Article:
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Community Science as a Force for Healing

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In the past two years, the interwoven issues of climate and environmental justice have started to get increasing attention in the scientific community. It’s about time.

Or maybe it’s too late. Maybe it’s 150 years too late to prevent climate change and the impact it will have on those who are both most vulnerable to climate change and who have done the least to cause it. Maybe it is 400 years too late to undo the way slavery – with its exploitation of people and landscapes – anchored racism in the bedrock of our nation. Maybe it is 600 years too late to prevent the near genocide of Indigenous people on this continent and the commodification of this continent’s natural resources.

What is especially alarming is that science was part of these histories. There was a pseudo-scientific story about a wild, uninhabited continent; discredited scientific ideas about Africans’ affinity to hard labor in hot and humid climates, and even today, science and technology are enlisted to hurt people and places so that we can extract resources. We like to think of science as the truth that sets us free, but it is also fair to say that science has been part of the lies that keep people in chains.

Exploitation of people and the exploitation of resources have always gone together. So it isn’t surprising that the most inequitable time in human history – now – is also a time of climate and environmental crisis. Harming places harms the people who live there. Forcing people to live in damaged places damages people. Inequity and environmental harm go hand in hand.

But, if exploitation of people and landscapes go together, so can the opposite – people and landscapes can thrive together. If environmental damage and inequity go together, environmental healing and justice go together. If science can be a force for oppression, it can also be a force for liberation.

I have seen science – especially community science – used as a force for liberation. In the Amazon, Indigenous communities are using satellite images to fight deforestation and maintain their stewardship of their homelands. Citizen groups all over the world are measuring air pollution and using those measurements to hold polluters accountable, like this example in Pakistan. In Oakland, the Greenlining Institute is leveraging the green economy to undo the legacy redlining.

Community science is one of the best ways to right past wrongs and bind environment, science, and justice more closely together. What’s more, community science actually improves science. Here is how:

Community science invites new contributors. Including new contributors improves science. Women entering biology completely revolutionized the ways we think about mate selection; Indigenous communities in the Arctic were the first to recognize and name shifts in seasonality as a manifestation of climate change; and gay activism led to virology research that helped us  understand AIDS and laid the foundation for COVID-19 vaccine development.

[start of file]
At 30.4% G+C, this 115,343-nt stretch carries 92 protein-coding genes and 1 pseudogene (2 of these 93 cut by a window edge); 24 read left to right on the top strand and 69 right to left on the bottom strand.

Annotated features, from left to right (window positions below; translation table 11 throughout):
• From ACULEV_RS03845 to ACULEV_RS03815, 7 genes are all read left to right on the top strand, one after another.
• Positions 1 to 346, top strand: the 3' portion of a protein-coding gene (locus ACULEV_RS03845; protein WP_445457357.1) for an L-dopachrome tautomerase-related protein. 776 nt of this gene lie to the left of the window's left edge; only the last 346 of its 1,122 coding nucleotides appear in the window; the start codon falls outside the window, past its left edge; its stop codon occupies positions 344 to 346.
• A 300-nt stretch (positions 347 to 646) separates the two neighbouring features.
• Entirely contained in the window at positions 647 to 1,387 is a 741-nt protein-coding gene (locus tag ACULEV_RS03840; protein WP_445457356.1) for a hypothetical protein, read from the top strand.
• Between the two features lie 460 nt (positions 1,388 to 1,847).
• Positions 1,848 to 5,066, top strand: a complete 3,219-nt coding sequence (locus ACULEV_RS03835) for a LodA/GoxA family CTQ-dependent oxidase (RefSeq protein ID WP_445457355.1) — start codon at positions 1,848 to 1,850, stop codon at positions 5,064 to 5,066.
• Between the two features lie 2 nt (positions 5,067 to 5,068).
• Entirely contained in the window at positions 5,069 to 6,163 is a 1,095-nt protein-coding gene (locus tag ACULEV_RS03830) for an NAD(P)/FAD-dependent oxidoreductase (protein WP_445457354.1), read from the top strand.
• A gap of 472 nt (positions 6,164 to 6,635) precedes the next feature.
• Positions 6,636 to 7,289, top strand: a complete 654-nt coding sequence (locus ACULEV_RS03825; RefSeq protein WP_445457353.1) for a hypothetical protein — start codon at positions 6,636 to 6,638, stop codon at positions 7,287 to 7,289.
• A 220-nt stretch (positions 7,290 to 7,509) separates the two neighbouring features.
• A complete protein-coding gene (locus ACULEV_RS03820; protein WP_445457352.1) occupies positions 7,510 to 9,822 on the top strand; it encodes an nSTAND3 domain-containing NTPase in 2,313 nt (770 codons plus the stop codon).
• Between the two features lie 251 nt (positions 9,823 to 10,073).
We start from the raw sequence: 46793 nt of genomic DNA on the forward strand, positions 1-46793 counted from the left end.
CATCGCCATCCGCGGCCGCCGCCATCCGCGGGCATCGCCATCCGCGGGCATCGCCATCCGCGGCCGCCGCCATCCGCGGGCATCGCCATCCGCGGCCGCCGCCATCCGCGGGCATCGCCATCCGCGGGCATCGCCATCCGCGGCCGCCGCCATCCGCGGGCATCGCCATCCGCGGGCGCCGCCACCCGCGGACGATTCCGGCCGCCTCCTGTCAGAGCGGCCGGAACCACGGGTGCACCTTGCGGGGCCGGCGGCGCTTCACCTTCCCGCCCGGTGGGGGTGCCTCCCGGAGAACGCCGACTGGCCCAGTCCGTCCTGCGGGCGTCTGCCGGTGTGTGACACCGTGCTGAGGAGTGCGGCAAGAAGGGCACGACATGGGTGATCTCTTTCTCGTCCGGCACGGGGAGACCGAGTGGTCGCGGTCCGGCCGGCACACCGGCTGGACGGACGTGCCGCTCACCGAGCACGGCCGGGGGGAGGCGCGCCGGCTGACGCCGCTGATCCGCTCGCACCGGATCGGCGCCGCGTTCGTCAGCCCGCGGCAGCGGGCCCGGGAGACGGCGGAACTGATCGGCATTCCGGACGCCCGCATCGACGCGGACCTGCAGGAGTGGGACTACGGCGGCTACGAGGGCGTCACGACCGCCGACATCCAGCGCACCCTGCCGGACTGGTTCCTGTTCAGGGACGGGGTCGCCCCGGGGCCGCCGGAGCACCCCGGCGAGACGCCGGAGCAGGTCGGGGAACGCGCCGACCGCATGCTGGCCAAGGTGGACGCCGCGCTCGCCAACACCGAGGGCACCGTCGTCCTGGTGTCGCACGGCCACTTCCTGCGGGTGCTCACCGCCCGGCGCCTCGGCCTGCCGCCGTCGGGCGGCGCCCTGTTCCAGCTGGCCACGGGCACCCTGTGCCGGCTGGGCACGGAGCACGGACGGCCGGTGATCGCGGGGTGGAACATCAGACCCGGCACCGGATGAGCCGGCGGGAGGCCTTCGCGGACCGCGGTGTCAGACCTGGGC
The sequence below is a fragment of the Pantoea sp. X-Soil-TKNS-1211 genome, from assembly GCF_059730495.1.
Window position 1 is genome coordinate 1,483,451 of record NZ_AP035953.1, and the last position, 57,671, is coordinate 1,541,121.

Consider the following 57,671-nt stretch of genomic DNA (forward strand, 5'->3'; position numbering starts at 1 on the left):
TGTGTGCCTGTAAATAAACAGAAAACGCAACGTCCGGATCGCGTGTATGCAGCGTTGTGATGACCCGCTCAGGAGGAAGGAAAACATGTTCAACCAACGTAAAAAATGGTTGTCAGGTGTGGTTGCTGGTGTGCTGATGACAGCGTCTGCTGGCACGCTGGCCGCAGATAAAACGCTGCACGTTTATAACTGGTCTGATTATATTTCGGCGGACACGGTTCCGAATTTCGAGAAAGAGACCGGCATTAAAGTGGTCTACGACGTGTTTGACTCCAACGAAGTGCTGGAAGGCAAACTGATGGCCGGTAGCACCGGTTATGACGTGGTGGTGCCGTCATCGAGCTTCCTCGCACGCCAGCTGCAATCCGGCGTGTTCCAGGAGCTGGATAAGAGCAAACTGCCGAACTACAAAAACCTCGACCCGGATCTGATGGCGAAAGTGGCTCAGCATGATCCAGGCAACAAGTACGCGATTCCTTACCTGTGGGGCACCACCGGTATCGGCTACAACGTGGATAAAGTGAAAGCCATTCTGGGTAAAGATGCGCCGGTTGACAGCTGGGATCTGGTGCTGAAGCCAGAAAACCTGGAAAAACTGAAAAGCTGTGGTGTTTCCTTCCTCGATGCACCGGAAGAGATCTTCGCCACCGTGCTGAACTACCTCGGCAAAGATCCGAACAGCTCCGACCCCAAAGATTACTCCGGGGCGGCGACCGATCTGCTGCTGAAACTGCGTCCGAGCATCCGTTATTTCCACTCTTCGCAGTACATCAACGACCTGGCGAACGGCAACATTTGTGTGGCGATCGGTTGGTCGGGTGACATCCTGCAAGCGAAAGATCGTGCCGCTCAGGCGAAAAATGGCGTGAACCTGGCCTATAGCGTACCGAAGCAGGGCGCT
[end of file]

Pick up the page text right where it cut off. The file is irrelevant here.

Community science invites new questions. The very goal of community science is to work with communities to define questions and set scientific priorities that are different than those set by scientists alone. That is the real meaning and promise of diversity and inclusion: it isn’t just inviting new people into science as it is; it’s inviting and supporting people to create a better science.

Community science makes science an ally. Community science is driven by the idea that all communities – especially communities who have been excluded from science – have the right to ask and answer their scientific questions. For Thriving Earth Exchange, it means that the people who live next to the refinery, fracking site, highway or new development should be able to measure the impact of those activities for themselves, and not rely on someone else’s assurances that it’s all ok. It also means taking the things community members notice seriously, and designing new ways to measure those things. This can mean collecting data no one had thought to collect before – which takes us all the way back to the first point about bringing new insights and methods into science.

Community science makes science work better. Community organizations, especially community organizations devoted to justice, have a deep well of experience in equitable ways of working, and they share that experience with scientists they work with. I have seen more than one community scientist change the way they hold lab meetings after working with community leaders – and that equitable approach spreads to other colleagues and partners they work with. To paraphrase Parliament Funkadelic, “Free your science, and your lab will follow.”

In sum, while science has been part of the exploitation of people and landscapes, community science can be part of healing, justice and restoration. Community science also improves science and makes it a better ally. Community science can help us build a future where environment, science, and justice are interconnected and reinforcing … and our future depends on it.


Blake McGhghy subscriber

1 Comment

K. ThieroMar 14, 2022 at 12:55 AM


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